Full-length portrait of the four men, standing in a line with rifles. ‘While halting for the night I had an interesting opportunity of becoming acquainted with a small party of well-armed outlaws from Kara-khoja of whose presence on this much-frequented mountain route I had already been warned at Jimasa… They were the ‘die-hard’ remnant of a large party of Kara-khoja cultivators, who having had a long-standing dispute over some lands with neighbours of Astana… had about six months before attacked and killed the Muhammadan Jisa, the local revenue official, whom they believed to have brought about the defeat of their rightful claims…
They were well armed with Mauser rifles, for since the revolution of 1911-12 it had become easy to purchase arms and ammunition from the Chinese garrison at Turfan… Since removing themselves to a region outside the Turfan command, the four heroes had remained wholly unmolested. They were now maintaining themselves in comparative comfort at Pa-no-p’a by the receipt of charitable gifts from sympathizing fellow Muslims and of blackmail from other wayfarers…
Ahmad’s wish to meet me again during my winter’s stay in Turfan was to be realised in a fashion rather different from that he had in mind; for, on returning from Urumchi in the first days of January, I was greeted by his shrivelled black head stuck up on a high pole outside the gate of the Yang-shahr of Turfan…’ (ii, 560, note). (I.A. Map 28, B1). Location: China; Pa-no-p’a; Xinjiang"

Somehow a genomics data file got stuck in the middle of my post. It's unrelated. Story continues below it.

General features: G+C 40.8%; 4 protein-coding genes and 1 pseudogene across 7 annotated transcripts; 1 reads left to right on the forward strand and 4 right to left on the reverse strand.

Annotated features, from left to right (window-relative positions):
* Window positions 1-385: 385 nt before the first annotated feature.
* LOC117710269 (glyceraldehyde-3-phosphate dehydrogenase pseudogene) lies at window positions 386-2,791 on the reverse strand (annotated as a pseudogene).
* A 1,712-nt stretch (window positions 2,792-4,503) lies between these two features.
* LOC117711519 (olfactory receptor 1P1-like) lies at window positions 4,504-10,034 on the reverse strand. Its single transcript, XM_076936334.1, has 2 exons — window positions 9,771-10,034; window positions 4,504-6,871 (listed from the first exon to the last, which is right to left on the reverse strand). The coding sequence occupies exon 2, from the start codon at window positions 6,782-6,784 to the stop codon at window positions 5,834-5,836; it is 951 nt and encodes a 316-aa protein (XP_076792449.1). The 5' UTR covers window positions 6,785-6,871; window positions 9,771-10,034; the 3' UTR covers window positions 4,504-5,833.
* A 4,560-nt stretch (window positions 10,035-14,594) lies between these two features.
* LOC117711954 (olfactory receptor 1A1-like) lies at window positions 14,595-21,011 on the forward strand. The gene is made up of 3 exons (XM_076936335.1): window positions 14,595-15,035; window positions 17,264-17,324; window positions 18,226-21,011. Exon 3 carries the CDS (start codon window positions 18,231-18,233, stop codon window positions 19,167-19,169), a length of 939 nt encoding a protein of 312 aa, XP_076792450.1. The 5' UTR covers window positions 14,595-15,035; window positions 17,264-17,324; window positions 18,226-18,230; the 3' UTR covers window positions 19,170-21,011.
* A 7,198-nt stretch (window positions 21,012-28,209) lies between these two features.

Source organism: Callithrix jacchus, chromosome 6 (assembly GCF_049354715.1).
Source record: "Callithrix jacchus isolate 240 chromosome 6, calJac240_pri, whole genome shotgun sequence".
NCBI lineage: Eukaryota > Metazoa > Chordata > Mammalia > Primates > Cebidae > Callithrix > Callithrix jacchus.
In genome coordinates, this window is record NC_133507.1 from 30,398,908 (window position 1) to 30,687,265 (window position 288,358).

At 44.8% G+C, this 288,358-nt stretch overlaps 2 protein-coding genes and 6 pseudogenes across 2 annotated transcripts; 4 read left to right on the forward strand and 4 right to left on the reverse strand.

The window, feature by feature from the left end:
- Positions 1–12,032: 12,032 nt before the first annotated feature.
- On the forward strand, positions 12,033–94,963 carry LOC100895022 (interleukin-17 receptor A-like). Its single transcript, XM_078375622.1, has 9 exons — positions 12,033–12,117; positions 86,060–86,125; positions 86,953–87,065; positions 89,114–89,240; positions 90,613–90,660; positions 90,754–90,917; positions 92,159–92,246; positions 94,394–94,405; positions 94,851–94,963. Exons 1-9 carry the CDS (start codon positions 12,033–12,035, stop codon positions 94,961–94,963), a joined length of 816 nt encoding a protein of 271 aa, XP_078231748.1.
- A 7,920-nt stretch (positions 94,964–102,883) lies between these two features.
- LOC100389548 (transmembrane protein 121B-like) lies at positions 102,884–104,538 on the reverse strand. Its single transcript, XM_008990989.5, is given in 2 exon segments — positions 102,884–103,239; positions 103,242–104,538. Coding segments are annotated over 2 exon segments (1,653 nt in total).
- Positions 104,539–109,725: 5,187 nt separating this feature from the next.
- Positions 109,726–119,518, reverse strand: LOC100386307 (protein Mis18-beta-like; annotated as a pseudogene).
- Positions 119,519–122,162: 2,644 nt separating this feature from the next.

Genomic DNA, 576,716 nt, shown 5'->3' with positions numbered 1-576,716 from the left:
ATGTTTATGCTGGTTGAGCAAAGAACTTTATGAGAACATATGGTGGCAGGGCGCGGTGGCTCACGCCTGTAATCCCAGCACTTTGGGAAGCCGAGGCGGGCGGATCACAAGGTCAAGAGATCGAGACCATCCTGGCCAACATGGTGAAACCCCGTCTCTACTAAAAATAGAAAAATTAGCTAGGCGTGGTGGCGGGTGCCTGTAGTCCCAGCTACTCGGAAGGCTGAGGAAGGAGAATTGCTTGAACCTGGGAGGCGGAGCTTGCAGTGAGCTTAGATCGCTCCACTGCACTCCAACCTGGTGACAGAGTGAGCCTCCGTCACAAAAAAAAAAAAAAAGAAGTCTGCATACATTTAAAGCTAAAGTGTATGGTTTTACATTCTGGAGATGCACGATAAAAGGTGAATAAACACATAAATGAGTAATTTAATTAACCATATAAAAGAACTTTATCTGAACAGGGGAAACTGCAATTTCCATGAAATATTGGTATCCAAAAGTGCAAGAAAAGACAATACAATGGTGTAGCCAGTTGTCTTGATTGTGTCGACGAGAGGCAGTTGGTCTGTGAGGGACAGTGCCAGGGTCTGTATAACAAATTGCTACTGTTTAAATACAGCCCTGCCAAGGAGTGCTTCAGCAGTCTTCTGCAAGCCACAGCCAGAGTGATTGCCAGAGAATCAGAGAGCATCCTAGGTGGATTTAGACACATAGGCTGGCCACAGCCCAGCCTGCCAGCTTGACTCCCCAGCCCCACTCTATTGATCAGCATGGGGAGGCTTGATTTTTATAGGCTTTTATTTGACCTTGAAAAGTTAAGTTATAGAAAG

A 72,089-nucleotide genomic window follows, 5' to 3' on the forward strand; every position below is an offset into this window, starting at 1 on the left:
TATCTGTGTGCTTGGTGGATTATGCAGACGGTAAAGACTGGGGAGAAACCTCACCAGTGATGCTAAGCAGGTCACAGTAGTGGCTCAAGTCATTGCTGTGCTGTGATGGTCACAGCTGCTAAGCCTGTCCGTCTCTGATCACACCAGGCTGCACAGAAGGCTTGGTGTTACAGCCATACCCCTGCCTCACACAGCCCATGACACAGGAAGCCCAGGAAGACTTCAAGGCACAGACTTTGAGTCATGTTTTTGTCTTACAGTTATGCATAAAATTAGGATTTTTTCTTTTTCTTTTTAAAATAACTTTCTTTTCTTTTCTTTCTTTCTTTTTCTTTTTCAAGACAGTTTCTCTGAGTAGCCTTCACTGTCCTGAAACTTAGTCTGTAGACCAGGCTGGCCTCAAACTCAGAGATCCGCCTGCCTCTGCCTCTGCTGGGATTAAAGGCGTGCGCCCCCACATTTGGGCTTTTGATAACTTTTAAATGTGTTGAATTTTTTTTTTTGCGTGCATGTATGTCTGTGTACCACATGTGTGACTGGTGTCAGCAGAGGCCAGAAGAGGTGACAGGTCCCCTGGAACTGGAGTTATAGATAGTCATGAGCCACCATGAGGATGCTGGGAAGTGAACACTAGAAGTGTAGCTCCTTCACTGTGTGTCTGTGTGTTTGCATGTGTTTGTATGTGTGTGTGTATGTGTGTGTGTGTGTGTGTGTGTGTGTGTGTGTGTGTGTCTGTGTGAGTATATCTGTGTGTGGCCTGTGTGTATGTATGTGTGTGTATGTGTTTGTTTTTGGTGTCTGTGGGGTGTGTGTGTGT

Source: DoGood

Monday, 29 November 2010

More Secrets of the Silk Road

Photo by Liêm Phó Nhòm. For more photo's from the Secrets of the Silk Road Exhibition, click HERE
Wood Coffin
c. 1800-1500BC
Excavated from Xiaohe (Little River)

In the summer of 1934, the Swedish archeologist, Folke Bergman, discovered an important Bronze Age burial ground in the desert about a hundred miles to the west of the fabled ruins of Kroraina (Uyghur: Krorän; Modern Standard Mandarin [MSM]: Loulan). This hillock-shaped cemetery came to be known as Ördek’s Necropolis, but is more precisely referred to as Small River Cemetery Number 5 (in MSM it is called “Xiaohe Mudi”). After Bergman in 1939 published a detailed report on his investigations at the cemetery, the site went unvisited for more than half a century until the year 2000, when it was rediscovered by a Chinese documentary crew using Global Positioning System instrumentation.